Such military support from Ankara bolstered Qatar’s sense of confidence amid that feud with neighbouring countries and Egypt. However, CHP lawmakers believed that Ankara should have been more balanced in its response to that dispute between Arab states.

As a candidate, Kilicdaroglu has spoken out against Ankara’s deep ties with Doha, leading analysts to assume that Turkish-Qatari relations would downgrade if Kilicdaroglu defeats the president this month.

Citizens walk past a poster showing the portrait of Turkey's President Recep Tayyip Erdogan on 5 May 2023 in Istanbul, Turkey. [Getty]

Ankara's difficult relationship with Washington

Although many voices in Washington have framed this election as a make-or-break moment for the Turkey-US alliance, some experts don’t believe that so much is necessarily at stake in this heated race.

Despite the views that an Erdogan loss would reset Washington’s relationship with Ankara, Bryza told TNA that “I don’t think Kilicdaroglu would pursue a very warm relationship with the United States because for decades his CHP has used anti-Americanism as a way to win votes”.

Bryza also addressed the contentious S-400 issue and how that is set to evolve after this Turkish election is over.

"Although many voices in Washington have framed this election as a make-or-break moment for the Turkey-US alliance, some experts don't believe that so much is necessarily at stake"

“When it comes to the United States, Erdogan has been working to take the venom out of the US-Turkey dispute over S-400s and F-35 fighter jets by saying instead of Turkey being angry about not being able to procure the F-35s, for which it already paid a billion and a half dollars, instead Turkey wants to apply that money into a USD 20 million deal to buy more F-16s, for which they already have, and modernization kits for those F-16s,” said the former US diplomat.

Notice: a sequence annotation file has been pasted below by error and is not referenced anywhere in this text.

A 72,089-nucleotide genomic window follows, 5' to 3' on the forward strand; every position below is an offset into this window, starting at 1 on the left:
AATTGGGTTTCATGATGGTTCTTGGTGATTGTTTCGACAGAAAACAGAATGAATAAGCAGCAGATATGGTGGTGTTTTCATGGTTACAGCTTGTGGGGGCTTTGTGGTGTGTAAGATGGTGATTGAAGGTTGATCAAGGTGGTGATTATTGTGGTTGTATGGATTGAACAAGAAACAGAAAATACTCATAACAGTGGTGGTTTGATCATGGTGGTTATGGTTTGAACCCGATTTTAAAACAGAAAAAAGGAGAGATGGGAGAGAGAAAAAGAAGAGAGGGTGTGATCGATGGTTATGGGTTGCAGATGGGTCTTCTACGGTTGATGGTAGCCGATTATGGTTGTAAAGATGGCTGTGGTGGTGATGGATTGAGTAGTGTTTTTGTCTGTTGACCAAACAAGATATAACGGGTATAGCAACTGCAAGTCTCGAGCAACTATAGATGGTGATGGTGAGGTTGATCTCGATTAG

“So I think once this election is finished, we will see that deal finalised for the F-16s regardless of whether Erdogan or Kilicdaroglu wins.”

In terms of Washington and Brussels’ relationships with Turkey, Bryza does not believe much will depend on the outcome of this election other than rhetorical change. Instead, what is most at stake in this election is the nature of Turkey’s own economic policies and political system along with grander questions about the future of Turkish democracy.

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“What really is at stake is Turkey’s own evolution. The question is, will Turkey return to more orthodox economic policies with an independent central bank and monetary policies that more traditionally embrace higher interest rates to reduce inflation rather than lower interest rates that are believed to stimulate more inflation,” said Bryza.

“Kilicdaroglu promises a more ‘democratic’ Turkey. He wishes to restore a parliamentary political system rather than a political system in which so much power is in the presidency. That would be a huge shift for the evolution of Turkey as a democracy and Turkey’s evolution as a democracy is really important to the US and Western Europe because Turkey is such an important strategic partner despite all the tensions that might be in bilateral relations.”

Giorgio Cafiero is the CEO of Gulf State Analytics.

Follow him on Twitter: @GiorgioCafiero